The Boy Jesus in the Temple

Long before the Home Alone movies. And long before David Cameron left his child in the pub – we’ve all done it! – there was the story of The Boy Jesus in the Temple (Luke 2:41-end). All parents know how difficult it can be to keep tabs on a child. One possible explanation for the apparent negligence of Mary & Joseph may be to do with the fact that, as a 12-year-old boy, on the threshold of adult life, there may been a mix-up over whether he was traveling with the women and children, or with the men. They would have travelled in groups of relatives, so it’s not difficult to imagine the potential confusion.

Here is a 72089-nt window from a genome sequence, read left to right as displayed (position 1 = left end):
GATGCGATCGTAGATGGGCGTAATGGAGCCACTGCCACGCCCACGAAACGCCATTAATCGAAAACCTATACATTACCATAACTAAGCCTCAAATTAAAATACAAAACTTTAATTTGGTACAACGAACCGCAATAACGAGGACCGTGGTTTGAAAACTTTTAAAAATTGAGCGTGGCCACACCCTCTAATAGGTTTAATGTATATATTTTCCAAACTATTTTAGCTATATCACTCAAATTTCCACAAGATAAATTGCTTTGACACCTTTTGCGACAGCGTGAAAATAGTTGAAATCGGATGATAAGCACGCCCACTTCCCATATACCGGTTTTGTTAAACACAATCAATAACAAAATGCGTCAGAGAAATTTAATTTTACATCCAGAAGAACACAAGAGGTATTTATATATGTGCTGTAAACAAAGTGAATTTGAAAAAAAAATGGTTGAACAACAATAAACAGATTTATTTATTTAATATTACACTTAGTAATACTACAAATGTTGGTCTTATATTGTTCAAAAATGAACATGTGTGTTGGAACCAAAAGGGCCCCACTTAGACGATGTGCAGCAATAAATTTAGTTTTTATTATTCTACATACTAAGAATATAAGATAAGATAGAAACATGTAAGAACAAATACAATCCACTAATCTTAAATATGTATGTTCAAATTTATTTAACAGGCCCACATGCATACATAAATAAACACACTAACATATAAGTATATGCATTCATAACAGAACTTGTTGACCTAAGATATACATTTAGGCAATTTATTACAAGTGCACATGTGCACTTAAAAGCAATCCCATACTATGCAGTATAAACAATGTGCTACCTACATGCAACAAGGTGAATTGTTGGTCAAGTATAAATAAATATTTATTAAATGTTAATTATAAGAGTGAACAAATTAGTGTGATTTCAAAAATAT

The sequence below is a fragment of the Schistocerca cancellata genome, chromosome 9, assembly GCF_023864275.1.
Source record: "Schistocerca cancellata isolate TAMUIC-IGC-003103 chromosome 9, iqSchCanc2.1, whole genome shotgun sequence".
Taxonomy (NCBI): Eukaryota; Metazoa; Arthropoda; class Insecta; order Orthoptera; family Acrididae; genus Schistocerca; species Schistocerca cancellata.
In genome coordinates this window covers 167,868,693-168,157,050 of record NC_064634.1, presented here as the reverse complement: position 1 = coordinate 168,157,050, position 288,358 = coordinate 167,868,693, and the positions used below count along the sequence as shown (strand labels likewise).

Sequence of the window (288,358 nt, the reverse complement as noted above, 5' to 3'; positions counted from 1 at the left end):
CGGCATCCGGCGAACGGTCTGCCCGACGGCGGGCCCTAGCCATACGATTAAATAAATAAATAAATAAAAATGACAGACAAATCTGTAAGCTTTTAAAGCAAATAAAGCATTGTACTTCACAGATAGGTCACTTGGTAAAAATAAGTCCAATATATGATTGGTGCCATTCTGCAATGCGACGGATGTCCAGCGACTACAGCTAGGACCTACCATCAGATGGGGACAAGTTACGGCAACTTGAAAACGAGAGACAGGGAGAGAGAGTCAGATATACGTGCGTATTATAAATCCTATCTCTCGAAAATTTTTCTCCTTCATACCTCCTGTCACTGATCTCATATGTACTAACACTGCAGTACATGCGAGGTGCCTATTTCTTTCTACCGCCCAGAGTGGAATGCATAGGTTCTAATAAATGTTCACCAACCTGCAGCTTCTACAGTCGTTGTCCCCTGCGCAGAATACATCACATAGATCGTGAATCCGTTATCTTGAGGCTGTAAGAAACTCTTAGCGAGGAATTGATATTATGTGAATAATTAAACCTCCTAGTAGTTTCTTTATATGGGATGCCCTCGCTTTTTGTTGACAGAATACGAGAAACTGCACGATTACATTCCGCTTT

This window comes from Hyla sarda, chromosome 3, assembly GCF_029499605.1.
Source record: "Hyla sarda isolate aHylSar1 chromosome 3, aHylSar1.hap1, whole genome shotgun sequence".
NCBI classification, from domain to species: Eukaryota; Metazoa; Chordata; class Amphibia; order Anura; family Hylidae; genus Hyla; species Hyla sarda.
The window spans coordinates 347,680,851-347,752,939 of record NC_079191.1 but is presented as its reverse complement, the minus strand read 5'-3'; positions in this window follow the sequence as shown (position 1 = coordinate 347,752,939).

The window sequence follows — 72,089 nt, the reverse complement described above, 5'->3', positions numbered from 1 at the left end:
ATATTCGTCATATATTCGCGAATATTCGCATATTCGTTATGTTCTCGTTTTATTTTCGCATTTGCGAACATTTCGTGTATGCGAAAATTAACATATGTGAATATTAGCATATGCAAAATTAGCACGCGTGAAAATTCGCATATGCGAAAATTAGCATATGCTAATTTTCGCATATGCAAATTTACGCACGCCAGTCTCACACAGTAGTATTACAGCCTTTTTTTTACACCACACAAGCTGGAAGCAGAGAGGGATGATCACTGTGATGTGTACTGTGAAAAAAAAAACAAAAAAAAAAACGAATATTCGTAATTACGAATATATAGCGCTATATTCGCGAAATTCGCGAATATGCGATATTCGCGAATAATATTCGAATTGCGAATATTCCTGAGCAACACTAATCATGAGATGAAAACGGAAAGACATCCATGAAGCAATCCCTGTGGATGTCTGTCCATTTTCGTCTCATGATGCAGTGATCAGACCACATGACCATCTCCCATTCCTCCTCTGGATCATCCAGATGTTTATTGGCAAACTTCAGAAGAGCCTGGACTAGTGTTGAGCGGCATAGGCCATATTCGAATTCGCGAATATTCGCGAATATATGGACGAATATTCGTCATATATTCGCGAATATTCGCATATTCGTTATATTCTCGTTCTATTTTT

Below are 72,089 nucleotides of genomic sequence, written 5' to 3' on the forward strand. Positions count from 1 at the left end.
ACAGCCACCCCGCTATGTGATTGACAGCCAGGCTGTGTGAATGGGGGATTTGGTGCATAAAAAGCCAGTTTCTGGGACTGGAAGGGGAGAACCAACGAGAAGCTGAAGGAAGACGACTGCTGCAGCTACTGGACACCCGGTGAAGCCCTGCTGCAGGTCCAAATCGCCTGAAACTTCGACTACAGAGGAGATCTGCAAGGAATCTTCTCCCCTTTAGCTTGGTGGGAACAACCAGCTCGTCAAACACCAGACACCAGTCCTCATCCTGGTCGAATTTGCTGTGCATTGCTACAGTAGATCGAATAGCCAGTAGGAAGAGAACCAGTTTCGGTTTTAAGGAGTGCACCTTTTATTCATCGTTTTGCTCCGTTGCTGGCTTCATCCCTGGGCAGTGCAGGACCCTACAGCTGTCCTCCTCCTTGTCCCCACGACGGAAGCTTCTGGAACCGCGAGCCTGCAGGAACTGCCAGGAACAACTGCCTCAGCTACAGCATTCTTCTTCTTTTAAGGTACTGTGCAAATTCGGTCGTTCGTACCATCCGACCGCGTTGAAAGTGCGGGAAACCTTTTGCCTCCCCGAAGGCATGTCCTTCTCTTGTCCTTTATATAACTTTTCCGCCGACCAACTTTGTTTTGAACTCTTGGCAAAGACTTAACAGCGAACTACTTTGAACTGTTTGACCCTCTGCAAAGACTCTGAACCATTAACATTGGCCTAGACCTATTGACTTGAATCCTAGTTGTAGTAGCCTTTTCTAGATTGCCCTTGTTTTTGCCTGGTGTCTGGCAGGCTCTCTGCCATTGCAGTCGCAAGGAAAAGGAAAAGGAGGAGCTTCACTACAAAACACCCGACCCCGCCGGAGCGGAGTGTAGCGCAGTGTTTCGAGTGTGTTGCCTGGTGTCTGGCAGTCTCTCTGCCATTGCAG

This is the only biblical story of Jesus’s childhood, after the nativity stories and Luke’s account of the presentation of Jesus in the Temple (Luke 2:21-40) and it contains the first words of Jesus to be recorded. Jesus’s parents were, of course, devout Jews, and went to Jerusalem for the annual Passover festival. (Jewish men were required to attend three festivals a year: Pentecost, Tabernacles and Passover. In practice, “only Passover was strictly observed” (I Howard Marshall, The Gospel of Luke) and here, there were clearly women attending too.) Pilgrims were required to stay in Jerusalem for two days during the week of the festival. The boy Jesus apparently thinks that two days is just not enough, so he stays behind. They’ve travelled homeward for a whole day before they realise he’s missing.